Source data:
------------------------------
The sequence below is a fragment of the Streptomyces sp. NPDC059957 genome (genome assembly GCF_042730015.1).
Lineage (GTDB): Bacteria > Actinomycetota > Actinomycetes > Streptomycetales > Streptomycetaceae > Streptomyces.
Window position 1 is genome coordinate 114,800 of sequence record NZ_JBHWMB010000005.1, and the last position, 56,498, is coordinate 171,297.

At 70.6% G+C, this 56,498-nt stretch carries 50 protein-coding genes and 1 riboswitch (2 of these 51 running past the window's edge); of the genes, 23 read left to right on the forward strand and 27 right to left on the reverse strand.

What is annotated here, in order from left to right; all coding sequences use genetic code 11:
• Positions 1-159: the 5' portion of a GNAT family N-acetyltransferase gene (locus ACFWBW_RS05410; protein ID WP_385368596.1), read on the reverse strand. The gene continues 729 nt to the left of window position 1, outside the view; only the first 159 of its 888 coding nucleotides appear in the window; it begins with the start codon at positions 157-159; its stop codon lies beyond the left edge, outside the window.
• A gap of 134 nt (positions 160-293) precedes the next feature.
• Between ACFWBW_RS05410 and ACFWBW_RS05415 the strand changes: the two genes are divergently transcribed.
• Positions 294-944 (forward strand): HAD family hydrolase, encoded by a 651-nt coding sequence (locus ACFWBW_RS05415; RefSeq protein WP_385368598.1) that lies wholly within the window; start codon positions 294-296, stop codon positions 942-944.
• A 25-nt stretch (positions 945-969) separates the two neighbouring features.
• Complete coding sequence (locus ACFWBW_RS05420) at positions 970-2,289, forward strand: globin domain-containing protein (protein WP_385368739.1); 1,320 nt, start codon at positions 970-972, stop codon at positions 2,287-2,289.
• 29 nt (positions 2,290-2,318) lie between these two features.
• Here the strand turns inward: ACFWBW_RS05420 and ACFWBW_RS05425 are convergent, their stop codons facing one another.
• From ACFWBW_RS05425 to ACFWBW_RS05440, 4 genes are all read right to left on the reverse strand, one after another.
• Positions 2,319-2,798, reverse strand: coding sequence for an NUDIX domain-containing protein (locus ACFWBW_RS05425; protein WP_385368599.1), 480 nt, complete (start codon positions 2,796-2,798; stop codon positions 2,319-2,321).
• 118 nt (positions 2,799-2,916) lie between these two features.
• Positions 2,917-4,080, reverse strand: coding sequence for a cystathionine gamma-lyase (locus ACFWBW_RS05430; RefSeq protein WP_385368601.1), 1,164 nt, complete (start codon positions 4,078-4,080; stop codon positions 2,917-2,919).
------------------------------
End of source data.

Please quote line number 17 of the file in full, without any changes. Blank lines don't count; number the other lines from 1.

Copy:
• Positions 2,917-4,080, reverse strand: coding sequence for a cystathionine gamma-lyase (locus ACFWBW_RS05430; RefSeq protein WP_385368601.1), 1,164 nt, complete (start codon positions 4,078-4,080; stop codon positions 2,917-2,919).